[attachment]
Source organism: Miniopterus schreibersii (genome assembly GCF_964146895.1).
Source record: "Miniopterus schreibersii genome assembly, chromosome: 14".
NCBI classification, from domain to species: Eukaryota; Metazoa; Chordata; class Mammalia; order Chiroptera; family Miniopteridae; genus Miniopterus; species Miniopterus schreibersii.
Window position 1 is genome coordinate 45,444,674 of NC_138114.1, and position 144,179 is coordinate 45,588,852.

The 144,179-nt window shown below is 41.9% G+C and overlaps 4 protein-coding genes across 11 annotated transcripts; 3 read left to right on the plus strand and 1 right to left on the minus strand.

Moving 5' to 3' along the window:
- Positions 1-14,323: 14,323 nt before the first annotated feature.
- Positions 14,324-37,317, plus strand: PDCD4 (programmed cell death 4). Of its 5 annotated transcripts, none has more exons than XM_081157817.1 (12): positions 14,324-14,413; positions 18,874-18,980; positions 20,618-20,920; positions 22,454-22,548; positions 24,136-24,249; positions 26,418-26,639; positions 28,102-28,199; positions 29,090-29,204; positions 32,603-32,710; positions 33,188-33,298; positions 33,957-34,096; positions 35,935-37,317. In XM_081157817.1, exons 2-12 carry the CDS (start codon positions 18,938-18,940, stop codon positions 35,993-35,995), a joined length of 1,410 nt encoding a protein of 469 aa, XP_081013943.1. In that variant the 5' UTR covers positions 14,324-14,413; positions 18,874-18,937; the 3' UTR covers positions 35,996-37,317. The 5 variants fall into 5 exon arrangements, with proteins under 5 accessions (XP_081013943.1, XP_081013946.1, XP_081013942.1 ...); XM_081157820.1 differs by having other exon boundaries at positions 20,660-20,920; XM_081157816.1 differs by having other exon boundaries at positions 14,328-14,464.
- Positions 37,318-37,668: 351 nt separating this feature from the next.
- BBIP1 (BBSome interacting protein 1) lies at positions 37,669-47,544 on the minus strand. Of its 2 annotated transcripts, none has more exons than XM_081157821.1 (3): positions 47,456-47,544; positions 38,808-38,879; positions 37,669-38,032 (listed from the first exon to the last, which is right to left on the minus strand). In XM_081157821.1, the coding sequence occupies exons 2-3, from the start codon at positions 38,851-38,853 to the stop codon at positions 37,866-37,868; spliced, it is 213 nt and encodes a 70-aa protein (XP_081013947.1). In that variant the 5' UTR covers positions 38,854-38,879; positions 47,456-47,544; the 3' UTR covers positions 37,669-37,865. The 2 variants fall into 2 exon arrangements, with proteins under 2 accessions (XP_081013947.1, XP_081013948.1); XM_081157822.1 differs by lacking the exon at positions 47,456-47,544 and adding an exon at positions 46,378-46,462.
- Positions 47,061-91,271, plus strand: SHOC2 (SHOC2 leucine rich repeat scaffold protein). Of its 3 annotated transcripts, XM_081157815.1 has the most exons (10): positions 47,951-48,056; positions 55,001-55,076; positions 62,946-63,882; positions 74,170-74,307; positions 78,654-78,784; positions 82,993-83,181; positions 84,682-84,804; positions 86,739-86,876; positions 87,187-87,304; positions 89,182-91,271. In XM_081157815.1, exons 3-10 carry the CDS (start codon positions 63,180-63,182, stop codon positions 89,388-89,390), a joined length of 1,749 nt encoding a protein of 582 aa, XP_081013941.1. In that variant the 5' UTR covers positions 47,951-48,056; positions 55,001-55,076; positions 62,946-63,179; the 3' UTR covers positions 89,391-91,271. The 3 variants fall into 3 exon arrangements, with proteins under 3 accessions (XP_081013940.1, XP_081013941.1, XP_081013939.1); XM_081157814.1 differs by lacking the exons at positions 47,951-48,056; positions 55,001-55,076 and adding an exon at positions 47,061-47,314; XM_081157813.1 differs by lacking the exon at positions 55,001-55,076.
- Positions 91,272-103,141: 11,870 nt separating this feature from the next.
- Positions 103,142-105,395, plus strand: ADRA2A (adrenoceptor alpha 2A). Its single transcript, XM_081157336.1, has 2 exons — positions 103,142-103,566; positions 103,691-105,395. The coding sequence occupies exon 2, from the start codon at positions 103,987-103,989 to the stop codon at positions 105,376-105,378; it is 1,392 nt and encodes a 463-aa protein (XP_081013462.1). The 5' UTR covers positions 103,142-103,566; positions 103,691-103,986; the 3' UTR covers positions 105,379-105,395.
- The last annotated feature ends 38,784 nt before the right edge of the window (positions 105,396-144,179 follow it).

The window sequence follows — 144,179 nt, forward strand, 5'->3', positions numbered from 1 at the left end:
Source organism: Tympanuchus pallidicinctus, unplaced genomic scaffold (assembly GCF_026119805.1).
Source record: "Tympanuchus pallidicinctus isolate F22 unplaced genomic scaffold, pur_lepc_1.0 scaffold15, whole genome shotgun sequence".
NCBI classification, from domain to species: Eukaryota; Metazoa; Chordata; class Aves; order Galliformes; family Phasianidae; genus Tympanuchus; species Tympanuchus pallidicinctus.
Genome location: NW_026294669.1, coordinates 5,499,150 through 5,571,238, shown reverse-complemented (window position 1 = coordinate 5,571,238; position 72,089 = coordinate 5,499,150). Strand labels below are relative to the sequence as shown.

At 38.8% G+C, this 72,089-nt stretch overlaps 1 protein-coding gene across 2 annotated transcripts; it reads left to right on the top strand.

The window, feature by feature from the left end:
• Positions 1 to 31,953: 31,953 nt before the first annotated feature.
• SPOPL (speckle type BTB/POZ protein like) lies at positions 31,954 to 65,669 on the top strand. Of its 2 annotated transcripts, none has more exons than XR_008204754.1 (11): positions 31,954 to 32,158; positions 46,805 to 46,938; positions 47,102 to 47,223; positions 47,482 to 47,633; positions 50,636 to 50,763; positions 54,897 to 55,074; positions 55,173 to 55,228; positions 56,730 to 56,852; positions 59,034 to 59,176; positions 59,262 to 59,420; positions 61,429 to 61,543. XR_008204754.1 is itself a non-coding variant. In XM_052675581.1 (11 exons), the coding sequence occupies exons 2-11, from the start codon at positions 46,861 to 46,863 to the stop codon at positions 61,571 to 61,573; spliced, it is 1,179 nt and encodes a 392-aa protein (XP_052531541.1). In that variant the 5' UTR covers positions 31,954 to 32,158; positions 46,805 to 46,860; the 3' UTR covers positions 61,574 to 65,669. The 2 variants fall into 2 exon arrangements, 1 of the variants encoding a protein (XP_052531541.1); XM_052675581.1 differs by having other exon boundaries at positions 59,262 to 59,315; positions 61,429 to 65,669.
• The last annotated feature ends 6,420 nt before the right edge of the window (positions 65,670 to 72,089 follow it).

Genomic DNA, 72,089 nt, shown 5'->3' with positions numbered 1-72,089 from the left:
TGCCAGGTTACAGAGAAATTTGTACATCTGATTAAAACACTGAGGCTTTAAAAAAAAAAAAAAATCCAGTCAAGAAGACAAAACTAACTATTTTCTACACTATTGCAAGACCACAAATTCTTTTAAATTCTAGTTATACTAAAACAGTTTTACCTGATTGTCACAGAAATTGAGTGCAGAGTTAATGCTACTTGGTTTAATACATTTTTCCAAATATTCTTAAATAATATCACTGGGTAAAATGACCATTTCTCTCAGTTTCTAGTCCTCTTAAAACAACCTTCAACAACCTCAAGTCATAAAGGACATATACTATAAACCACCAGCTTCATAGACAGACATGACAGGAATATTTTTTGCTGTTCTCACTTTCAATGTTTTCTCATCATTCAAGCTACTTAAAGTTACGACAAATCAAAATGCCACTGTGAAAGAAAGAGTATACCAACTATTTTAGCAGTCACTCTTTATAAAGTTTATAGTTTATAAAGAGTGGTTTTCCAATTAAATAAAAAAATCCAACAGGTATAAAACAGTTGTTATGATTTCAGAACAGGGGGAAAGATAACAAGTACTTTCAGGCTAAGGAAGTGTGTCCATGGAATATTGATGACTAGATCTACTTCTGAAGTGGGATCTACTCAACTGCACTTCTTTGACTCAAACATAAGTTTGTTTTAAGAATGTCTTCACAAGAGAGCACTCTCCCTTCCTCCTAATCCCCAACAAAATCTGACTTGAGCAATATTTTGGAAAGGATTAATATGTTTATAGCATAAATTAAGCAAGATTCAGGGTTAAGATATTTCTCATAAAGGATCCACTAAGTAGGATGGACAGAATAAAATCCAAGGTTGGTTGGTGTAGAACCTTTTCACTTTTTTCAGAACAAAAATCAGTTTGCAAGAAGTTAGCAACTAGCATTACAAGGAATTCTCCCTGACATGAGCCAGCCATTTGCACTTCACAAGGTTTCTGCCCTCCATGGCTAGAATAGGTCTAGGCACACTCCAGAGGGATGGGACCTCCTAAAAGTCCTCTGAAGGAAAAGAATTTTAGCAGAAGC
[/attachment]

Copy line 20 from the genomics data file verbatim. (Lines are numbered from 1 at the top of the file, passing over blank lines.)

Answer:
At 38.8% G+C, this 72,089-nt stretch overlaps 1 protein-coding gene across 2 annotated transcripts; it reads left to right on the top strand.